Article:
In 1998, the administration was working with the New York City public schools on ways in which an all-girls school in East Harlem called the Young Women's Leadership School could be justified under court rulings that made publicly funded single-sex programs for only one gender legally suspect. The NYC Schools Chancellor was resistant to federal pressure to open a boys-only program similar to the girls-only leadership school. Another approach being pushed by federal officials was for New York to come up with a remedial justification for the girls-only school.

Kagan wrote: "Whether the lawyers like it or not, the all-boys approach will get us into real trouble with our women's groups friends--at a time when we're likely to need them. This is especially so if they know that we've pushed NYC toward this approach. Tell your friends at Education that finding a remedial justification would be much better--and that they shouldn't press the all-boys school too hard."

Source: Education Week, "Kagan Immersed", on 2010 SCOTUS hearings , Jun 6, 2010

2009: education services ok in private schools

In her capacity as U.S. Solicitor General, Kagan has been involved in two cases pertaining to K-12 education issues. In the first, Forest Grove School District v. T.A. in 2009, Kagan's office maintained that "students need not have received special education services in a public school before becoming eligible for private school tuition reimbursement under the proper circumstances." The Supreme Court upheld that position.
Source: Assoc. of American Educators, "Kagan on Education Policy" , May 11, 2010

No Child Left Behind law is not an unfunded mandate

An education-related case, School District of the City of Pontiac v. Duncan, involves the National Education Association's (NEA's) challenge to the No Child Left Behind law. The union claims the law is an "unfunded mandate" and, therefore, it is illegal. Kagan's brief refutes that claim. That case is awaiting a decision by the Supreme Court whether they will grant review.

Kagan worked on education issues when she served as deputy director of the White House Policy Council under Pres. Clinton.

Source: Assoc. of American Educators, "Kagan on Education Policy" , May 11, 2010

Paying taxes sufficient to oppose religious tax credits.

Justice Kagan wrote the dissent on ARIZONA CHRISTIAN SCHOOL v. WINN on Apr 4, 2011:

AZ law allows tax credits for contributions made to school tuition organizations (STOs). The STO then provides scholarships to students attending private schools, including religious schools. AZ taxpayers sued the state, challenging this law on Establishment [of religion] Clause grounds.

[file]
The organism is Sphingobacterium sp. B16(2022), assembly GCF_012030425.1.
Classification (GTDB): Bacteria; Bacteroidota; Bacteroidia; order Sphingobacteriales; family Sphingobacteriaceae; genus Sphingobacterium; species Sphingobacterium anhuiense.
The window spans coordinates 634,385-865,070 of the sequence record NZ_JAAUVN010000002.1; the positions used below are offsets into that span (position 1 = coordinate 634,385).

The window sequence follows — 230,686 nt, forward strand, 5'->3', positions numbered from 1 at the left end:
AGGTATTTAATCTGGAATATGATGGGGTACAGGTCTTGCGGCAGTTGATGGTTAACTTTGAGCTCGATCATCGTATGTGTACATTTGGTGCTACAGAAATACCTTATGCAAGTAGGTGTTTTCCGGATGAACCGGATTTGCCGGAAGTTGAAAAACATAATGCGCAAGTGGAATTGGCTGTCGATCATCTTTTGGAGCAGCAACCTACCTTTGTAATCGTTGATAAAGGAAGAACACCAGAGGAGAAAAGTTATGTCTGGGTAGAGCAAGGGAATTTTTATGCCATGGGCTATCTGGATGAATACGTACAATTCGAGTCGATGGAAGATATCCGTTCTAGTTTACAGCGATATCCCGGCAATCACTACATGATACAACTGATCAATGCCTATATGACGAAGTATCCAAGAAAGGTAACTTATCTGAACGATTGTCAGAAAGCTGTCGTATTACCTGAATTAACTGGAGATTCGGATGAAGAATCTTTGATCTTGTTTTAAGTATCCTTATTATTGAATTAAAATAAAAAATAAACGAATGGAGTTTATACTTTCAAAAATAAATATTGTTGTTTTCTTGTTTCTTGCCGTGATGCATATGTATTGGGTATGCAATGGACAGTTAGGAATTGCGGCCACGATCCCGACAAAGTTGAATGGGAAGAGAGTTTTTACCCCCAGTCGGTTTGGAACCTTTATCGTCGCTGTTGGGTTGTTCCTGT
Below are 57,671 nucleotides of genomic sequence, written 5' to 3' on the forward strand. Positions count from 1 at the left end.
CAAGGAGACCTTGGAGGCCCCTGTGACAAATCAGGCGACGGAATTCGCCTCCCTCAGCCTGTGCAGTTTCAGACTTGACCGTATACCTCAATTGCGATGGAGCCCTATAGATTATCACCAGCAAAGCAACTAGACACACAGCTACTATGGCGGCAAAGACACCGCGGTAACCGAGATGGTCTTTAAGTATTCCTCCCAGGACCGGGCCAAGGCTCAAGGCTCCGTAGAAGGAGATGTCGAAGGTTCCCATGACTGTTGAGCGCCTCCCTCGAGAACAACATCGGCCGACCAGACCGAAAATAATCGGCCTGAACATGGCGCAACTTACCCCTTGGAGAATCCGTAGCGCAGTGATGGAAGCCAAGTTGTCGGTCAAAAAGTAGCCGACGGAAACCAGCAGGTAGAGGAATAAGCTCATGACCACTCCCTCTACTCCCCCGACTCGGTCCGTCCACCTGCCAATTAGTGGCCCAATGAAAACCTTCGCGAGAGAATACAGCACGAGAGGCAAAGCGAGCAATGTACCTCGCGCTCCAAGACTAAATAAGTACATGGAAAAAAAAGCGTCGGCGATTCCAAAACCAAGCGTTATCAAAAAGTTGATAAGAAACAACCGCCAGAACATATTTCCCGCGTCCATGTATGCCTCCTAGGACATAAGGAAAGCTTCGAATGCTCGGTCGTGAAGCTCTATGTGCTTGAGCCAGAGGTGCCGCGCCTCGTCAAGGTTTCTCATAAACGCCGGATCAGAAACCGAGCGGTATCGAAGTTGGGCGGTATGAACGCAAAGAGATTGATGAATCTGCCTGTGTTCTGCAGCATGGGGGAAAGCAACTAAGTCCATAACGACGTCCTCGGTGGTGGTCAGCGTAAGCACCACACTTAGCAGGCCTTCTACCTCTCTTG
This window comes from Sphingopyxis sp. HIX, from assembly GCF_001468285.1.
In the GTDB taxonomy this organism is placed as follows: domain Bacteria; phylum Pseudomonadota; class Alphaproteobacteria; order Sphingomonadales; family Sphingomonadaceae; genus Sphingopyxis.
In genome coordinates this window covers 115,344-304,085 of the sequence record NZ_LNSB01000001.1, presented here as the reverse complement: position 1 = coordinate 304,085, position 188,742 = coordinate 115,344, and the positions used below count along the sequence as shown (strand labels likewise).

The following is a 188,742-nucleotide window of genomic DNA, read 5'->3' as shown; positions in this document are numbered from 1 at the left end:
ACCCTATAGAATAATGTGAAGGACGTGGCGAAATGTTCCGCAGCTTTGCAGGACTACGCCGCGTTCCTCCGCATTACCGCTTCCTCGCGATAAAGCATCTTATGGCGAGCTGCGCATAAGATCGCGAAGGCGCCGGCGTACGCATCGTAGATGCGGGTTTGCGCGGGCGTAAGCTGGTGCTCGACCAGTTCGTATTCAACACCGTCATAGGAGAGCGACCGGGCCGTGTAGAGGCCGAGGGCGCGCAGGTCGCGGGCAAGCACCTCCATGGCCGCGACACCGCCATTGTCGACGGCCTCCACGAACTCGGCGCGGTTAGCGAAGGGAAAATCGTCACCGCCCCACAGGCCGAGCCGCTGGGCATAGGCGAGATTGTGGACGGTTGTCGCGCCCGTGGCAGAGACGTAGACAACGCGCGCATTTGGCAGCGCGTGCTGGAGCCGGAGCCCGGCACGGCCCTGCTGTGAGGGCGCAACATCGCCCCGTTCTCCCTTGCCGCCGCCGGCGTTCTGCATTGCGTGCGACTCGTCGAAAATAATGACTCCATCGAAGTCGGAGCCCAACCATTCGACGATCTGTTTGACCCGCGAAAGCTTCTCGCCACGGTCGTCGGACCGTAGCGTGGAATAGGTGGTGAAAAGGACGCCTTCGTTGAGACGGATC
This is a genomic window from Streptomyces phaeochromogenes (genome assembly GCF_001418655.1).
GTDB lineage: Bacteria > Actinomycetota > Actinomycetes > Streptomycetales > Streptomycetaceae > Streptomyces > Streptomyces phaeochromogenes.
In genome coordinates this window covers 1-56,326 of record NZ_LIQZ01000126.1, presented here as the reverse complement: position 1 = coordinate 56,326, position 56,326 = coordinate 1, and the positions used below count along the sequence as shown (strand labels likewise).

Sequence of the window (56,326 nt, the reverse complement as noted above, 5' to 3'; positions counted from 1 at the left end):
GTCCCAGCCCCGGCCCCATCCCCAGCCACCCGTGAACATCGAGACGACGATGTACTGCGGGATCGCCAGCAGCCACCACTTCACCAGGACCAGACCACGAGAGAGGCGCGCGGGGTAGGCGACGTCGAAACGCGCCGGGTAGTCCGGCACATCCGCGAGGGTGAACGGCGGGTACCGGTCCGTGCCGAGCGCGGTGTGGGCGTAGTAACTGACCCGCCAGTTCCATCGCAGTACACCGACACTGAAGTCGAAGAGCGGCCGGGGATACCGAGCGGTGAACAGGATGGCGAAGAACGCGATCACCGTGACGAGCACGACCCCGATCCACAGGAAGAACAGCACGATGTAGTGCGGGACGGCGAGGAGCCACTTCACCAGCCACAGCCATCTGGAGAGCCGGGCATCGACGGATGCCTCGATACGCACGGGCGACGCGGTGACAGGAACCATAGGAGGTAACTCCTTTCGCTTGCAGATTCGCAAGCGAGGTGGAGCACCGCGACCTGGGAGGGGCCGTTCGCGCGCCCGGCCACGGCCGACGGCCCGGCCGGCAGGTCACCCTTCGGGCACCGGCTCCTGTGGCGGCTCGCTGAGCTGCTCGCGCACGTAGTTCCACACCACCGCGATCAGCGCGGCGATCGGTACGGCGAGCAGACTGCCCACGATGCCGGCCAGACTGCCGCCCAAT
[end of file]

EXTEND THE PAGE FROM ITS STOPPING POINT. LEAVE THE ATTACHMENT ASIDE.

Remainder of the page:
The plaintiff taxpayers lack standing to sue, because no case exists that a federal court may decide. The plaintiffs cannot show injury particularized to them, as opposed to any other taxpayer. The taxpayer-plaintiffs cannot prove that the AZ legislature raised their tax burden in order to provide this tax credit. Also, since the credit takes students out of the public schools, there is a cost savings to the State. Nor can the plaintiffs show that, if a court enjoined AZ from providing the tax credit to others, state legislators would use the increased revenue to lower the plaintiffs' tax burdens. To say that Arizonans benefiting from the tax credit are paying their state taxes to an STO assumes that all income is government property even if it has not come into the tax collector's hands.

CONCURRED: SCALIA concurs; joined by THOMAS

I concur in the judgment, but would repudiate the Court's anomalous Flast v. Cohen precedent that allowed a taxpayer lawsuit to proceed. It is irreconcilable with the Court's other decisions on cases or controversies suitable for the federal courts under Article III.


Tax credits can achieve the same result of supporting a religion as do payments from the treasury, and no principled distinction exists between them. Sometimes no one but a taxpayer has requisite standing to challenge government support of religion under the Establishment Clause.
Source: Supreme Court case 11-AZ-WINN argued on Nov 3, 2010

Other Justices on Education: Elena Kagan on other issues:
Samuel Alito(since 2006)
Amy Coney Barrett(since 2020)
Stephen Breyer(since 1994)
Neil Gorsuch(since 2017)
Ketanji Brown Jackson(nominated 2022)
Elena Kagan(since 2010)
Brett Kavanaugh(since 2018)
John Roberts(since 2005)
Sonia Sotomayor(since 2009)
Clarence Thomas(since 1991)

Former Justices:
Merrick Garland(nominated 2016)
Ruth Bader Ginsburg(1993-2020)
Anthony Kennedy(1988-2018)
Antonin Scalia(1986-2016)
John Paul Stevens(1975-2010)
David Souter(1990-2009)
Sandra Day O'Connor(1981-2006)
William Rehnquist(1975-2005)

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Page last updated: Mar 21, 2022